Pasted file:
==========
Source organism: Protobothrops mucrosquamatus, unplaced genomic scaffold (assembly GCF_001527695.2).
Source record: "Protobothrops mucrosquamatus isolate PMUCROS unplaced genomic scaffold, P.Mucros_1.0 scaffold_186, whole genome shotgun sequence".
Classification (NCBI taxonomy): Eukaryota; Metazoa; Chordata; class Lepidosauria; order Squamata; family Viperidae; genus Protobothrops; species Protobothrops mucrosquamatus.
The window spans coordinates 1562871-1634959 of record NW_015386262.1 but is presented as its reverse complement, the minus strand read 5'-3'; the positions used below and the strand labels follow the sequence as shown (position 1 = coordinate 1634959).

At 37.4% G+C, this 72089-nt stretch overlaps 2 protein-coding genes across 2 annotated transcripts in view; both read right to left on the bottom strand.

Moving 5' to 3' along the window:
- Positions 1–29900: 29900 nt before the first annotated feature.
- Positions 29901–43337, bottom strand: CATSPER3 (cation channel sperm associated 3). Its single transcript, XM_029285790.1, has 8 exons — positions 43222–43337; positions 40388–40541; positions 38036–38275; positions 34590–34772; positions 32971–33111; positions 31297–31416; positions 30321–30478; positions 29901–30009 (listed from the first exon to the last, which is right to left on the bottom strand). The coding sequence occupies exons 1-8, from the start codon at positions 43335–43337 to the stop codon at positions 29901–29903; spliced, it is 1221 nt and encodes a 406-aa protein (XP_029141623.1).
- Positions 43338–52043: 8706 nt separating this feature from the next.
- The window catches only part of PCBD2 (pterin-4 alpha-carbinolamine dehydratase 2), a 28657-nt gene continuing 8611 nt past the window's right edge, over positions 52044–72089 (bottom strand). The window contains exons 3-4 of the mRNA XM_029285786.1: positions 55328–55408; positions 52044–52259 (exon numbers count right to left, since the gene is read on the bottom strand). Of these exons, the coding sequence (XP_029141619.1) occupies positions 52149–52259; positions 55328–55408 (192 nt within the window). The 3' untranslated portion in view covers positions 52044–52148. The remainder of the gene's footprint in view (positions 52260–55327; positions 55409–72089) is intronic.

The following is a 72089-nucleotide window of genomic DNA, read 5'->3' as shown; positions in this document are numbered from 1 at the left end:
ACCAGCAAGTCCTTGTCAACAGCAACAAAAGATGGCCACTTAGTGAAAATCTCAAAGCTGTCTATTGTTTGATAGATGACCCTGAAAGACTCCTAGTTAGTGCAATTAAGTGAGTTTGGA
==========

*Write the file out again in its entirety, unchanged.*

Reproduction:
Source organism: Protobothrops mucrosquamatus, unplaced genomic scaffold (assembly GCF_001527695.2).
Source record: "Protobothrops mucrosquamatus isolate PMUCROS unplaced genomic scaffold, P.Mucros_1.0 scaffold_186, whole genome shotgun sequence".
Classification (NCBI taxonomy): Eukaryota; Metazoa; Chordata; class Lepidosauria; order Squamata; family Viperidae; genus Protobothrops; species Protobothrops mucrosquamatus.
The window spans coordinates 1562871-1634959 of record NW_015386262.1 but is presented as its reverse complement, the minus strand read 5'-3'; the positions used below and the strand labels follow the sequence as shown (position 1 = coordinate 1634959).

At 37.4% G+C, this 72089-nt stretch overlaps 2 protein-coding genes across 2 annotated transcripts in view; both read right to left on the bottom strand.

Moving 5' to 3' along the window:
- Positions 1–29900: 29900 nt before the first annotated feature.
- Positions 29901–43337, bottom strand: CATSPER3 (cation channel sperm associated 3). Its single transcript, XM_029285790.1, has 8 exons — positions 43222–43337; positions 40388–40541; positions 38036–38275; positions 34590–34772; positions 32971–33111; positions 31297–31416; positions 30321–30478; positions 29901–30009 (listed from the first exon to the last, which is right to left on the bottom strand). The coding sequence occupies exons 1-8, from the start codon at positions 43335–43337 to the stop codon at positions 29901–29903; spliced, it is 1221 nt and encodes a 406-aa protein (XP_029141623.1).
- Positions 43338–52043: 8706 nt separating this feature from the next.
- The window catches only part of PCBD2 (pterin-4 alpha-carbinolamine dehydratase 2), a 28657-nt gene continuing 8611 nt past the window's right edge, over positions 52044–72089 (bottom strand). The window contains exons 3-4 of the mRNA XM_029285786.1: positions 55328–55408; positions 52044–52259 (exon numbers count right to left, since the gene is read on the bottom strand). Of these exons, the coding sequence (XP_029141619.1) occupies positions 52149–52259; positions 55328–55408 (192 nt within the window). The 3' untranslated portion in view covers positions 52044–52148. The remainder of the gene's footprint in view (positions 52260–55327; positions 55409–72089) is intronic.

The following is a 72089-nucleotide window of genomic DNA, read 5'->3' as shown; positions in this document are numbered from 1 at the left end:
ACCAGCAAGTCCTTGTCAACAGCAACAAAAGATGGCCACTTAGTGAAAATCTCAAAGCTGTCTATTGTTTGATAGATGACCCTGAAAGACTCCTAGTTAGTGCAATTAAGTGAGTTTGGA